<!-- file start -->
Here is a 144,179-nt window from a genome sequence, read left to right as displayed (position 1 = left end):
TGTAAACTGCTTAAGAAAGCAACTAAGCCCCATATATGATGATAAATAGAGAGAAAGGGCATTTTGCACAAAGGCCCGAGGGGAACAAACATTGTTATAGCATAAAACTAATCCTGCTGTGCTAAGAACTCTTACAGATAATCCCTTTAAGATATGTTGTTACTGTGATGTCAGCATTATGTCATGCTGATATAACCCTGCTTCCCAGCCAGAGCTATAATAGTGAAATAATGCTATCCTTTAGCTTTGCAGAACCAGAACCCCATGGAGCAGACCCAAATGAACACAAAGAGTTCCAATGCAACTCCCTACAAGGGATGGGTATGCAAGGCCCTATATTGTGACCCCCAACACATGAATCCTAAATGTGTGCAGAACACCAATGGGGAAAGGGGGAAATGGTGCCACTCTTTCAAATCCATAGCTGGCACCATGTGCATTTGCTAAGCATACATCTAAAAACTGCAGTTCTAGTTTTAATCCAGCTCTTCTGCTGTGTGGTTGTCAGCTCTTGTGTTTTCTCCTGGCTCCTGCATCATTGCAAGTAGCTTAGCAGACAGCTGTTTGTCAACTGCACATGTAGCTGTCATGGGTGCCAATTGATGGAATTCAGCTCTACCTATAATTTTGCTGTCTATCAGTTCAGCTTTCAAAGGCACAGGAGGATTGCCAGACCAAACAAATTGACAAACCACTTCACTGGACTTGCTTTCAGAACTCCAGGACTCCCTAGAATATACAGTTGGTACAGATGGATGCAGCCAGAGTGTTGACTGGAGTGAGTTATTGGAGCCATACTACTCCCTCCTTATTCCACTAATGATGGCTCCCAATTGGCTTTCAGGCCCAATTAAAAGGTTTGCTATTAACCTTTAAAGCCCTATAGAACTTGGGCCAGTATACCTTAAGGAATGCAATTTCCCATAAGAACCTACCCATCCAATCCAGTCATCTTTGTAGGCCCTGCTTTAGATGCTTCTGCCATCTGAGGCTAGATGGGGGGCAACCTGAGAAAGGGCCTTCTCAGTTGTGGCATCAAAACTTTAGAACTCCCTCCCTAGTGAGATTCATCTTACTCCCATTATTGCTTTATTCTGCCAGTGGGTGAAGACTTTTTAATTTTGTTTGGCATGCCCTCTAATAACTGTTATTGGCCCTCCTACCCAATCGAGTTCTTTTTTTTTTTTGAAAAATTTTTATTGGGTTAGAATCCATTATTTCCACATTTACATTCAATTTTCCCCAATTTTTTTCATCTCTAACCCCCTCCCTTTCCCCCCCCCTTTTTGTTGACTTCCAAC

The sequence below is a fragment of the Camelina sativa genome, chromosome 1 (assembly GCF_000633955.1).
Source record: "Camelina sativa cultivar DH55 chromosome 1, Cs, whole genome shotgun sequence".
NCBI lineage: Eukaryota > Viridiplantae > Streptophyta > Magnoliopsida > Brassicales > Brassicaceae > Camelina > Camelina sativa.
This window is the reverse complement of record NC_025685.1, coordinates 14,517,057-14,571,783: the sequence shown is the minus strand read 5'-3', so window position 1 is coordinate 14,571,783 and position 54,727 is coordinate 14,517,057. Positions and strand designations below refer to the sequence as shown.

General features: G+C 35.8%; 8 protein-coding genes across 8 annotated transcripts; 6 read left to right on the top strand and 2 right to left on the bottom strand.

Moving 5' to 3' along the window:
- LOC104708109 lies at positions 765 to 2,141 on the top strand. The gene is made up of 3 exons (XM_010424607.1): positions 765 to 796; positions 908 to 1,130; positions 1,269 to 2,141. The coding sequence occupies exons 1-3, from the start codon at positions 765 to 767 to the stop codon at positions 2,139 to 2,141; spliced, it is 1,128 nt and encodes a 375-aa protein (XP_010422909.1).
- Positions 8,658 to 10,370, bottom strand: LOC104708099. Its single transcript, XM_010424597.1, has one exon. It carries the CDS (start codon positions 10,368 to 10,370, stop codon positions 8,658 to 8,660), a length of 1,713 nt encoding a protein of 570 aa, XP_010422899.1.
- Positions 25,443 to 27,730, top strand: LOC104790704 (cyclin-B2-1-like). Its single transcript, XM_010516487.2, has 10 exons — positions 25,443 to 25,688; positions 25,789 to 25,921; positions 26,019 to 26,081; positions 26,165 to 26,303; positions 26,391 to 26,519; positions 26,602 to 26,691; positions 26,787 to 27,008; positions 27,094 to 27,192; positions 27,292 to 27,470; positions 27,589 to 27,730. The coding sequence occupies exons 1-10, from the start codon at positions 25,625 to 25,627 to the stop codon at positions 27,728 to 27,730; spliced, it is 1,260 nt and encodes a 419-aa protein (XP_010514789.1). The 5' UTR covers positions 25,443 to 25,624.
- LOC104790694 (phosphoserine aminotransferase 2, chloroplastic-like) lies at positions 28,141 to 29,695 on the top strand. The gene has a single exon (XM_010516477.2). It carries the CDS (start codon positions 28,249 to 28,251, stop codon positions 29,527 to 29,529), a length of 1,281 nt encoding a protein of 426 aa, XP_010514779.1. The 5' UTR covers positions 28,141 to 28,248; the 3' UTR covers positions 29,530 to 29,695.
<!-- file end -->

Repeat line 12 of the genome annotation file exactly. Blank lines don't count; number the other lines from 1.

- LOC104790694 (phosphoserine aminotransferase 2, chloroplastic-like) lies at positions 28,141 to 29,695 on the top strand. The gene has a single exon (XM_010516477.2). It carries the CDS (start codon positions 28,249 to 28,251, stop codon positions 29,527 to 29,529), a length of 1,281 nt encoding a protein of 426 aa, XP_010514779.1. The 5' UTR covers positions 28,141 to 28,248; the 3' UTR covers positions 29,530 to 29,695.